The task here was to create a musical instrument which is in tune with the rest of the musical world (providing evidence of that), can play a short but recognizable tune, and describing the timbre and standing wave properties by graphs and diagrams. At the end, the groups present their instruments and their mini-posters.
During the course of the project, each instrument is revised a lot; some completely change and some need model tweaks - using the end correction, sometimes the tension/wavespeed relationship or Helmholtz resonators (none of which they knew about before this). It's a great chance to really experience that prototype/revision cycle.
Here are some of the projects, and links to the recordings:
- Capped tube marimba - this is an instrument made of PVC tubes, played with a mallet on the caps. Video
- PVC pan flute: this is really more of a PVC bugle assembly, made from five pipes played by one player. This had a really interesting behavior in that it behaved both like it had open ends and one closed end. Video
- PVC trumpets - similar to the one above, but played with teamwork. Some evidence of that dual behavior is seen here as well. Video
- Uketair - it's always difficult to build a string instrument. This group did a good job of building a resonating box, using shaved golf tees for stable tuning pegs, and making a bridge from a bolt. The fishing line strings stretch too much after tensioning, which makes it really difficult to keep in tune, but the principle's there. Video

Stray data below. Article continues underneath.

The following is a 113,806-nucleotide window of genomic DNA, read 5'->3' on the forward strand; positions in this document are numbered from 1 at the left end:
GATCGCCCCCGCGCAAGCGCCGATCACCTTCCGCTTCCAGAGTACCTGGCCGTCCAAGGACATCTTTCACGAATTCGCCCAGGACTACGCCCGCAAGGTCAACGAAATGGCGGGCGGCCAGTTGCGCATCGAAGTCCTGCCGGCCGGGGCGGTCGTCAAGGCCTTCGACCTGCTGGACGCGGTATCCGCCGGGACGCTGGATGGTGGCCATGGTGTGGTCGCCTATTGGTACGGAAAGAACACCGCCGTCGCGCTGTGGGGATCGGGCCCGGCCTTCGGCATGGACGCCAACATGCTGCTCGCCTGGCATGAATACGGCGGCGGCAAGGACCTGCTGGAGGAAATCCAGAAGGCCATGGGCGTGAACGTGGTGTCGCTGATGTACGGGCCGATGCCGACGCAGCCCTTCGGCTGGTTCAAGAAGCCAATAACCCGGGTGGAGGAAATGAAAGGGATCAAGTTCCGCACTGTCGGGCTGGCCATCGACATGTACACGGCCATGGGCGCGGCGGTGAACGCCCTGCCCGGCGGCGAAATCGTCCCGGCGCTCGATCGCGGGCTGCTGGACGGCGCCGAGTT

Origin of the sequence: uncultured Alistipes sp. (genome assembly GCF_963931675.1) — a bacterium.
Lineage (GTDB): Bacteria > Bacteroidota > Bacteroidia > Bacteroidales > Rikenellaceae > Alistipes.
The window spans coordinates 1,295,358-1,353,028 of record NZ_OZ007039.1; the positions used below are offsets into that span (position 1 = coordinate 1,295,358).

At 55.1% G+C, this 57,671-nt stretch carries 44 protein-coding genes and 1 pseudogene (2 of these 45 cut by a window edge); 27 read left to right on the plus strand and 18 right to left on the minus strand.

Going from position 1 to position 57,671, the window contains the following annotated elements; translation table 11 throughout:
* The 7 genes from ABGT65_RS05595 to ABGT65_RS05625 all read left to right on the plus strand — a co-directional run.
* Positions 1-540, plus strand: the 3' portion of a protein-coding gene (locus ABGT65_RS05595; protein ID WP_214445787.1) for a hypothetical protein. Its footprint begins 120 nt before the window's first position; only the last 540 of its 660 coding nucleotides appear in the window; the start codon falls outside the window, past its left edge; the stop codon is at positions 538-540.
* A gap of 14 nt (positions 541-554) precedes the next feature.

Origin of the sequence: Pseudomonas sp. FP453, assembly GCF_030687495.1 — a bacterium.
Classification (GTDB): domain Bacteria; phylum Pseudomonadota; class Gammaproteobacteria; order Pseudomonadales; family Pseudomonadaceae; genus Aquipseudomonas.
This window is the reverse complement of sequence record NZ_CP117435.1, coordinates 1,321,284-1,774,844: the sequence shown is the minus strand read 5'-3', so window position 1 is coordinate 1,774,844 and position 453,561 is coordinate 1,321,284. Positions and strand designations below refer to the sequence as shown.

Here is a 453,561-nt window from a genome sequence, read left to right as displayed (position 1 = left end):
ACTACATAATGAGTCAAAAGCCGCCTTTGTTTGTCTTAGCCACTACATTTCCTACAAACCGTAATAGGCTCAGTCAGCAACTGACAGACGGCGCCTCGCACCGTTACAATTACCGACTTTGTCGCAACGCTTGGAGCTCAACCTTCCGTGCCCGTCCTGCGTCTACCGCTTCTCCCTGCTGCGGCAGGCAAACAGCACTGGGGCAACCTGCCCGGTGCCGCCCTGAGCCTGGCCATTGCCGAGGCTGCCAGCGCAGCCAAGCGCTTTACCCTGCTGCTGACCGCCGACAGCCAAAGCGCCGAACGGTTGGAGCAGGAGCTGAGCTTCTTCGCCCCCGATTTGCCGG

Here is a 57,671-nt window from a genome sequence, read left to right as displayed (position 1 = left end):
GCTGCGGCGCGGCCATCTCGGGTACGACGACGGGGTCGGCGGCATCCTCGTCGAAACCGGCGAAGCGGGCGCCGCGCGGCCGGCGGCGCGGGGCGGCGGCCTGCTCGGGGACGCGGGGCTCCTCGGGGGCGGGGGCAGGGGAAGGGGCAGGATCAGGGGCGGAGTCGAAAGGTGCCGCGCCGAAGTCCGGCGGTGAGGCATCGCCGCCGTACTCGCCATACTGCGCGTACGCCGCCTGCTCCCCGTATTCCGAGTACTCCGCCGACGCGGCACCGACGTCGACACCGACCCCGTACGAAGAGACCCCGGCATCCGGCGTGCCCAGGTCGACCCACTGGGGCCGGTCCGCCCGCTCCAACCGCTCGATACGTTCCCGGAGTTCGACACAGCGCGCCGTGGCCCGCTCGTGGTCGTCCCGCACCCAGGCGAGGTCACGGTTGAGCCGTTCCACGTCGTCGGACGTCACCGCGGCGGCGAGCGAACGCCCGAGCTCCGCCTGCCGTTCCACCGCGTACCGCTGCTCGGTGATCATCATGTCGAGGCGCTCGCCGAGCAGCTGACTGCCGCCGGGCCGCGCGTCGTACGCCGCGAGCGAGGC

- Tuning fork resonators: these were custom-cut tubes that amplified the sounds of tuning forks. Even at that, they weren't super-loud, so they recorded the sounds and arranged the song in Garage Band. Video
- Leg Marimba - this one was going to be a Blue Man Group PVC and paddle instrument, but the paddles didn't work too well, so they revised to using their hands and then (in a stroke of genius) to their legs. Video
- PVC Clarinet - This one wasn't really a clarinet, since it used buzzing, but the first design involved a reed. I had a couple of groups use reeds successfully last year, but none stuck with it this year. This was the first instrument that I've had with a reasonable implementation of holes to change the pitch. The timbre gets crazy after several are uncovered, but it does a reasonably good job of producing an intelligible pitch.
- Batterie De L'eau (water drums) - this one also went through several revisions. By the end, they used a small strip of paper across a plastic container filled partially with water. By using the end correction, the contained resonated to selectively amplify the desired frequencies from the noise of the paper strip. It's a noisy sound, but the pitch is clearly audible. Video
- Pan Flute - this one's a PVC pan flute proper. The end correction proved a little trickier in here (I think that the face near the end affects the dynamics a bit, reducing that effective length), but worked out well overall. Video